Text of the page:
Wednesday, November 09, 2005

University of Washingon Admissions End Run I200?

Arthur Hu, My name is Austin Haskell; I'm a reporter for Real Change
in Seattle. I was wondering if you had any opinion on the University
of Washington's new system for reviewing applications. I know many
strong I-200 supporters believe it is intentionally using race and
ethnicity to determine admissions, so I was wondering if you could
give me you opinion on it. My e-mail address is Ahaskell04

Austin Haskell
Real Change

Thank you for asking. You might know that I was the one that took
complaints from Asian students about alleged quotas in the 80s and
found out that Asians were squeezed at UC when they attempted to raise
minorities without reducing whites, with Asians suffering the only
losses. That evolved to U California realizing they got more political
points for reducing Whites eventually to even fewer than Asians and
embracing a goofy numerical notion of "diversity" of just the right
number of blacks and Hispanics, too many Asians and a tiny minority of
whites, a mix that would have qualified for the federal definition of
"segregation" in the 60s.

I200 has been pretty much a joke in UW admissions as numbers of
minorities have been about as high as they've ever been. After I200,
Seattle schools came up with 3 finalists to replace John Stanford that
were 3 black women, which is like a slot machine odds when each black
woman represents only 5% of the national population ( and she was
driven out in disgrace)

After Elaine Kim wrote in the PI that the level of diversity was "not
acceptable", analysis shows that relative to state population, blacks
are 1.37 times BETTER represented than whites, and whites are 1.53
(35% less) times LESS than their population. The only over-represented
group are the Asians, at either 5 times their population, or 8 times
better represented than whites.

U Wash freshmen vs state population
UW state vs pop vs white
afam 2.85 3.2 -1.12 1.37
amind .92 1.7 -1.84 -1.20
hisp 4.34 5.8 -1.33 1.15
asian 29.38 5.8 5.00 7.65 96
pi .86
white 54.01 83.9 -1.53 1.00
none 5.14
intl 2.49

In 1997, UW law school admitted 42% minority in a state that is less
than 15% minority, which shows their priorities, though I have not
checked on law and medical schools since. I believe the UW is one of
the schools that granted preferences to Asian in law school, which is
consistent with fewer Asian practicing lawyers, except that Asians are
already over-represented as law school students

I don't know the details of the "extended reading" which sounds a lot
like how they score the WASL test now, which is a real disaster. This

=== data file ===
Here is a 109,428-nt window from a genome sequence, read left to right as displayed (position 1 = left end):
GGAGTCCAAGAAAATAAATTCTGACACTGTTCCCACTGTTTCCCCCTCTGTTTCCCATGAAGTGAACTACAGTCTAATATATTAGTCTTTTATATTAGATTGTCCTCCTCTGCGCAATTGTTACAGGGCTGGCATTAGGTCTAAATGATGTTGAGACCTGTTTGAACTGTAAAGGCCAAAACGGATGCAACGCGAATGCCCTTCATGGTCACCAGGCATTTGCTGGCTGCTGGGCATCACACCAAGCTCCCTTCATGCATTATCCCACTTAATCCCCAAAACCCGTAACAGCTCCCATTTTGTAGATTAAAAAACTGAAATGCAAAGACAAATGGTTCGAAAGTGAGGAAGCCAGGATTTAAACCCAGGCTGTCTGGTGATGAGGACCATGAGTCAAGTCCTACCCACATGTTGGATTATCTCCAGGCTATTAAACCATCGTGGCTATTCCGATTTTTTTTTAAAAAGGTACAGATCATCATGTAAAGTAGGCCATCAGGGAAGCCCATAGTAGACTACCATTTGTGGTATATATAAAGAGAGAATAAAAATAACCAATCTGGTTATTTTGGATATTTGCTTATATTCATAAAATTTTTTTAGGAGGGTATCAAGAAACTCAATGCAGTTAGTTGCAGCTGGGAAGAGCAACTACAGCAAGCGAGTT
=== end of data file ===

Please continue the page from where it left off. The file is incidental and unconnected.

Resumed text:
is how U Michigan met their quotas when readers were told how close
they were to meeting their "goals" and how many more people they
needed to pass to get there.

There are two major problems I have with affirmative action. The first
is that the law prohibits discrimination on the basis of race, but all
"diversity" means is implementing racial quotas and preferences to
"match the population" and hand out equal outcomes by affinity group.
If that's what you want to do, then just freaking say so and do it.

The second is that the UC Berkeley definition of "diversity" is just
crazy if you just want the correct number of blacks and Hispanics, and
ignore everybody else. Asians in CA have already reached, and are
approaching in WA the point where we're going to take 40-50% of the
most select university spots. Asians and Jews together are 50% or more
of most elite universities, which simply does not allow enough spots
for everybody else to get their full share. The remainder could be
split evenly among everybody else, but as what happened when everybody
but Asians were protected, when you have Blacks and Hispanics, but not
Whites protected from competition with Asians, you'll get the numbers
you see today, with Whites starting to be squeezed out, while other
minorities are effectively guaranteed their full shares.

The response in Malaysia was to have quotas for Chinese and Indians to
protect ethnic Malayans, but even they abandoned that.

I think that rather than trying to compromise between diversity and
merit, we simply banish "diversity" as a goal in and of itself. I
think we can certainly go beyond strict academics, and that will lower
barriers for some groups, but it should be without regard to race,
gender, or ethnicity, and restricted to advertising and recruiting to
communities the same way companies like GM Ford and IBM do some
targeted advertising to address affinity groups. I don't have a
problem with "measuring" diversity as long as it doesn't lead to
enforcing or defining any set of numbers as right or wrong based on